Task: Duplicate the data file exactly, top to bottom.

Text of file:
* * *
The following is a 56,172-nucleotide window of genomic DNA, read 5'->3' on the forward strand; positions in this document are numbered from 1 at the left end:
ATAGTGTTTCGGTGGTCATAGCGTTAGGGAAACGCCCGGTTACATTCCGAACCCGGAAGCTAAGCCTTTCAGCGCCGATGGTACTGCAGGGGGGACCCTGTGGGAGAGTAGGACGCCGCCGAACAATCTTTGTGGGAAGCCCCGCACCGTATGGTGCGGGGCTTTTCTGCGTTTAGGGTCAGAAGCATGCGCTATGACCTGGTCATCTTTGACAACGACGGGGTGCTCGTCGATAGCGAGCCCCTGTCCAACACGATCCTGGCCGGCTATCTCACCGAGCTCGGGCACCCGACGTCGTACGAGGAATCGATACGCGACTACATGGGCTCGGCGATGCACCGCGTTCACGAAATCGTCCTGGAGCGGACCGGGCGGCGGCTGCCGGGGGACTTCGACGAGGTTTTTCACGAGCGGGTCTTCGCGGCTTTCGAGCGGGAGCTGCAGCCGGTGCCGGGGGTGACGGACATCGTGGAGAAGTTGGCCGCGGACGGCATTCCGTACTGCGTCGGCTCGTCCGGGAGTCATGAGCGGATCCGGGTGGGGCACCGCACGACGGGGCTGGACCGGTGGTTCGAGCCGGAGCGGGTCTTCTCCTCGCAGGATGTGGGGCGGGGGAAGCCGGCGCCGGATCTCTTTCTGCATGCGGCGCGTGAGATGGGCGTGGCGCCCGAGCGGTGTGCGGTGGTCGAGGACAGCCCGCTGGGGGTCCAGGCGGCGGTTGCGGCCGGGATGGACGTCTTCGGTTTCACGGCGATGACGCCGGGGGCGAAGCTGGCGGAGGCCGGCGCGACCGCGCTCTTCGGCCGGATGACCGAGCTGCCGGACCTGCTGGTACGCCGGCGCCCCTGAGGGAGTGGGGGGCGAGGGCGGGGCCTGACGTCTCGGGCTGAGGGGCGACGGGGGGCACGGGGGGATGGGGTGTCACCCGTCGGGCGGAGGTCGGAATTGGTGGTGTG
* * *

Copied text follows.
The following is a 56,172-nucleotide window of genomic DNA, read 5'->3' on the forward strand; positions in this document are numbered from 1 at the left end:
ATAGTGTTTCGGTGGTCATAGCGTTAGGGAAACGCCCGGTTACATTCCGAACCCGGAAGCTAAGCCTTTCAGCGCCGATGGTACTGCAGGGGGGACCCTGTGGGAGAGTAGGACGCCGCCGAACAATCTTTGTGGGAAGCCCCGCACCGTATGGTGCGGGGCTTTTCTGCGTTTAGGGTCAGAAGCATGCGCTATGACCTGGTCATCTTTGACAACGACGGGGTGCTCGTCGATAGCGAGCCCCTGTCCAACACGATCCTGGCCGGCTATCTCACCGAGCTCGGGCACCCGACGTCGTACGAGGAATCGATACGCGACTACATGGGCTCGGCGATGCACCGCGTTCACGAAATCGTCCTGGAGCGGACCGGGCGGCGGCTGCCGGGGGACTTCGACGAGGTTTTTCACGAGCGGGTCTTCGCGGCTTTCGAGCGGGAGCTGCAGCCGGTGCCGGGGGTGACGGACATCGTGGAGAAGTTGGCCGCGGACGGCATTCCGTACTGCGTCGGCTCGTCCGGGAGTCATGAGCGGATCCGGGTGGGGCACCGCACGACGGGGCTGGACCGGTGGTTCGAGCCGGAGCGGGTCTTCTCCTCGCAGGATGTGGGGCGGGGGAAGCCGGCGCCGGATCTCTTTCTGCATGCGGCGCGTGAGATGGGCGTGGCGCCCGAGCGGTGTGCGGTGGTCGAGGACAGCCCGCTGGGGGTCCAGGCGGCGGTTGCGGCCGGGATGGACGTCTTCGGTTTCACGGCGATGACGCCGGGGGCGAAGCTGGCGGAGGCCGGCGCGACCGCGCTCTTCGGCCGGATGACCGAGCTGCCGGACCTGCTGGTACGCCGGCGCCCCTGAGGGAGTGGGGGGCGAGGGCGGGGCCTGACGTCTCGGGCTGAGGGGCGACGGGGGGCACGGGGGGATGGGGTGTCACCCGTCGGGCGGAGGTCGGAATTGGTGGTGTG